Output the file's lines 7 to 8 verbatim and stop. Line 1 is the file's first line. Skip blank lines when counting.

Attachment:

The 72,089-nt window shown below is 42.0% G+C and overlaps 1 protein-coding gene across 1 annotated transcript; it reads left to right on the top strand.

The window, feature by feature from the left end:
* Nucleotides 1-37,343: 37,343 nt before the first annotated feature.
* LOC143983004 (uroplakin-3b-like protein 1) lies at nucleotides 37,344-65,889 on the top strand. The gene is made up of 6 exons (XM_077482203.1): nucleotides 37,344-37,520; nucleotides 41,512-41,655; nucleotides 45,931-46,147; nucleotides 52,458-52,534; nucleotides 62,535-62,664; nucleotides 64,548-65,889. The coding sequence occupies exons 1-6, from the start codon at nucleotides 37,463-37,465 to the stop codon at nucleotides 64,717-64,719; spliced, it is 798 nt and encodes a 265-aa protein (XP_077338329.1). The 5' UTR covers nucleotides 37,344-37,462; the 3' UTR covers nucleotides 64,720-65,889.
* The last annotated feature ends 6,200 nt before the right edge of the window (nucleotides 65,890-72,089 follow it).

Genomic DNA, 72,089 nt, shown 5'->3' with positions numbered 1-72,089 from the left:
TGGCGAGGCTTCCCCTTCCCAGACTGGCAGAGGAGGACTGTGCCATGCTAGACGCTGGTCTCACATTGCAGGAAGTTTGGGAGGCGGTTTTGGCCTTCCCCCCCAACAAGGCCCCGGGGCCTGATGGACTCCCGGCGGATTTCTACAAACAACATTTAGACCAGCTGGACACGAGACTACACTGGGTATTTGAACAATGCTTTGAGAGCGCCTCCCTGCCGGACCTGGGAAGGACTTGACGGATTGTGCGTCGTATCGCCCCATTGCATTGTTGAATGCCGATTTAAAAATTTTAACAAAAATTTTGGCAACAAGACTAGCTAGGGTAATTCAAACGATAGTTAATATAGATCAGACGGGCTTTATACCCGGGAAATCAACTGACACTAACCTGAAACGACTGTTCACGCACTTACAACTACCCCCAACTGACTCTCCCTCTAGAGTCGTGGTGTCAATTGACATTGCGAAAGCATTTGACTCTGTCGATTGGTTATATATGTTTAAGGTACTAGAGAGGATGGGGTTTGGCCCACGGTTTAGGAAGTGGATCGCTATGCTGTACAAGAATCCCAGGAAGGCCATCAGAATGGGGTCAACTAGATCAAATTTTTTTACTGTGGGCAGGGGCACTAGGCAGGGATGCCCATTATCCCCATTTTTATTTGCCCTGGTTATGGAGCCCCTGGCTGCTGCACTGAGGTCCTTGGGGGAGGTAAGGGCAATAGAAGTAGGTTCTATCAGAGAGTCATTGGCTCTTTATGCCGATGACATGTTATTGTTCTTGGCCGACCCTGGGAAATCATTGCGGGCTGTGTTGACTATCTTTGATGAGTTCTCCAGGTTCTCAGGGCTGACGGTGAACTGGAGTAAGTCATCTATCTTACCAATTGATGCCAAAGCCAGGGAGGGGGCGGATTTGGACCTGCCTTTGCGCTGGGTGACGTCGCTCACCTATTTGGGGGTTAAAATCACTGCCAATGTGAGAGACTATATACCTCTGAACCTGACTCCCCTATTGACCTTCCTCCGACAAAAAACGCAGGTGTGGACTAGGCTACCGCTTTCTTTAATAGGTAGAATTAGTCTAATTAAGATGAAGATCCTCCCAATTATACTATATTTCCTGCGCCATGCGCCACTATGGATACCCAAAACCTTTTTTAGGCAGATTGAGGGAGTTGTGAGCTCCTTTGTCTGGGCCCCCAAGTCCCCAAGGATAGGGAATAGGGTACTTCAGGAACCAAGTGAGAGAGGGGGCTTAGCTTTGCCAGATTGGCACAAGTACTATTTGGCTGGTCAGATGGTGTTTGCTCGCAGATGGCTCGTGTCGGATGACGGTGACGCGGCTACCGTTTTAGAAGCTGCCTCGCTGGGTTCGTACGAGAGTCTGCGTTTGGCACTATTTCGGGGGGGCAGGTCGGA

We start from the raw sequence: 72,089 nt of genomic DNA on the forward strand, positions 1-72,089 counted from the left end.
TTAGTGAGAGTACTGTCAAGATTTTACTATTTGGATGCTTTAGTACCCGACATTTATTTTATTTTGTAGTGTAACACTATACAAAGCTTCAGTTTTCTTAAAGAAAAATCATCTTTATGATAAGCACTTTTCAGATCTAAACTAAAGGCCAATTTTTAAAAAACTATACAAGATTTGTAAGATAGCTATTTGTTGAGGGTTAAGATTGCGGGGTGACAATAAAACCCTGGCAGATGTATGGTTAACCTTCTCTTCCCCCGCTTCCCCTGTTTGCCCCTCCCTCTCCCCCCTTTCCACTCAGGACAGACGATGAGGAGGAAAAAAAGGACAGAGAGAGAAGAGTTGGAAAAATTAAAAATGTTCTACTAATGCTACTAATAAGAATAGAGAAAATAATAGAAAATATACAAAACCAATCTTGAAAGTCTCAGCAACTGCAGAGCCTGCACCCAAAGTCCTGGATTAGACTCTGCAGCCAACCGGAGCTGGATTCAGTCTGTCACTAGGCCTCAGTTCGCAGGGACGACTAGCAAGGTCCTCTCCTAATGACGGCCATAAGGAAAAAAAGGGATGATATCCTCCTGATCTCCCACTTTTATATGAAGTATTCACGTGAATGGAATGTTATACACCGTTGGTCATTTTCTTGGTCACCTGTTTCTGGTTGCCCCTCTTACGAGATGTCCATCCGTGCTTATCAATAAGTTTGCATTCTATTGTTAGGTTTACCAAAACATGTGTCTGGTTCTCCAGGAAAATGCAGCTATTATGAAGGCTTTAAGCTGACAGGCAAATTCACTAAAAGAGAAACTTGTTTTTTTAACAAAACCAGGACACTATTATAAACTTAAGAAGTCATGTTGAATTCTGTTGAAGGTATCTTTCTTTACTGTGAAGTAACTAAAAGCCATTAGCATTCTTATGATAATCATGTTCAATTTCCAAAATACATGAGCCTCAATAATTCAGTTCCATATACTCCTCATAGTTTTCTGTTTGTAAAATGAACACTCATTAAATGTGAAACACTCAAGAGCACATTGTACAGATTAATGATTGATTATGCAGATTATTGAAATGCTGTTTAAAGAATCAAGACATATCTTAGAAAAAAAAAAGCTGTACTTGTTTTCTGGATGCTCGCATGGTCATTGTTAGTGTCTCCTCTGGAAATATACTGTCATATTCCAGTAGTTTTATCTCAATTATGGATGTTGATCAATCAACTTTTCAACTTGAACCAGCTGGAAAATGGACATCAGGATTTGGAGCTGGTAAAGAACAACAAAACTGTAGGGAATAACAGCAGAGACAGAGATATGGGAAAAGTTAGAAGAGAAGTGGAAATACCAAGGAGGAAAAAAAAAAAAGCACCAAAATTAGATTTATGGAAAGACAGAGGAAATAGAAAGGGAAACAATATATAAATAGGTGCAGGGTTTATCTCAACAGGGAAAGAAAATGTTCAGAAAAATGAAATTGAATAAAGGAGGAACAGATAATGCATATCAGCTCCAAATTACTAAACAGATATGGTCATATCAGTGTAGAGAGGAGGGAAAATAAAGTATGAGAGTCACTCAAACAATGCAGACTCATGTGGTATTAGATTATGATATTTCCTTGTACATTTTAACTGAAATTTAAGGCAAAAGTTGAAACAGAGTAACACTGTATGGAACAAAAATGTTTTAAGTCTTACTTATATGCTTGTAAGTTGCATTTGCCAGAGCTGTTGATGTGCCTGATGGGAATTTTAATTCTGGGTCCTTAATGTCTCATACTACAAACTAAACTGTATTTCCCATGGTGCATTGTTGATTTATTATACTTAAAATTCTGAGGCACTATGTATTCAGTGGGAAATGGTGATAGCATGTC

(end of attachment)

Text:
TGGCGAGGCTTCCCCTTCCCAGACTGGCAGAGGAGGACTGTGCCATGCTAGACGCTGGTCTCACATTGCAGGAAGTTTGGGAGGCGGTTTTGGCCTTCCCCCCCAACAAGGCCCCGGGGCCTGATGGACTCCCGGCGGATTTCTACAAACAACATTTAGACCAGCTGGACACGAGACTACACTGGGTATTTGAACAATGCTTTGAGAGCGCCTCCCTGCCGGACCTGGGAAGGACTTGACGGATTGTGCGTCGTATCGCCCCATTGCATTGTTGAATGCCGATTTAAAAATTTTAACAAAAATTTTGGCAACAAGACTAGCTAGGGTAATTCAAACGATAGTTAATATAGATCAGACGGGCTTTATACCCGGGAAATCAACTGACACTAACCTGAAACGACTGTTCACGCACTTACAACTACCCCCAACTGACTCTCCCTCTAGAGTCGTGGTGTCAATTGACATTGCGAAAGCATTTGACTCTGTCGATTGGTTATATATGTTTAAGGTACTAGAGAGGATGGGGTTTGGCCCACGGTTTAGGAAGTGGATCGCTATGCTGTACAAGAATCCCAGGAAGGCCATCAGAATGGGGTCAACTAGATCAAATTTTTTTACTGTGGGCAGGGGCACTAGGCAGGGATGCCCATTATCCCCATTTTTATTTGCCCTGGTTATGGAGCCCCTGGCTGCTGCACTGAGGTCCTTGGGGGAGGTAAGGGCAATAGAAGTAGGTTCTATCAGAGAGTCATTGGCTCTTTATGCCGATGACATGTTATTGTTCTTGGCCGACCCTGGGAAATCATTGCGGGCTGTGTTGACTATCTTTGATGAGTTCTCCAGGTTCTCAGGGCTGACGGTGAACTGGAGTAAGTCATCTATCTTACCAATTGATGCCAAAGCCAGGGAGGGGGCGGATTTGGACCTGCCTTTGCGCTGGGTGACGTCGCTCACCTATTTGGGGGTTAAAATCACTGCCAATGTGAGAGACTATATACCTCTGAACCTGACTCCCCTATTGACCTTCCTCCGACAAAAAACGCAGGTGTGGACTAGGCTACCGCTTTCTTTAATAGGTAGAATTAGTCTAATTAAGATGAAGATCCTCCCAATTATACTATATTTCCTGCGCCATGCGCCACTATGGATACCCAAAACCTTTTTTAGGCAGATTGAGGGAGTTGTGAGCTCCTTTGTCTGGGCCCCCAAGTCCCCAAGGATAGGGAATAGGGTACTTCAGGAACCAAGTGAGAGAGGGGGCTTAGCTTTGCCAGATTGGCACAAGTACTATTTGGCTGGTCAGATGGTGTTTGCTCGCAGATGGCTCGTGTCGGATGACGGTGACGCGGCTACCGTTTTAGAAGCTGCCTCGCTGGGTTCGTACGAGAGTCTGCGTTTGGCACTATTTCGGGGGGGCAGGTCGGA

We start from the raw sequence: 72,089 nt of genomic DNA on the forward strand, positions 1-72,089 counted from the left end.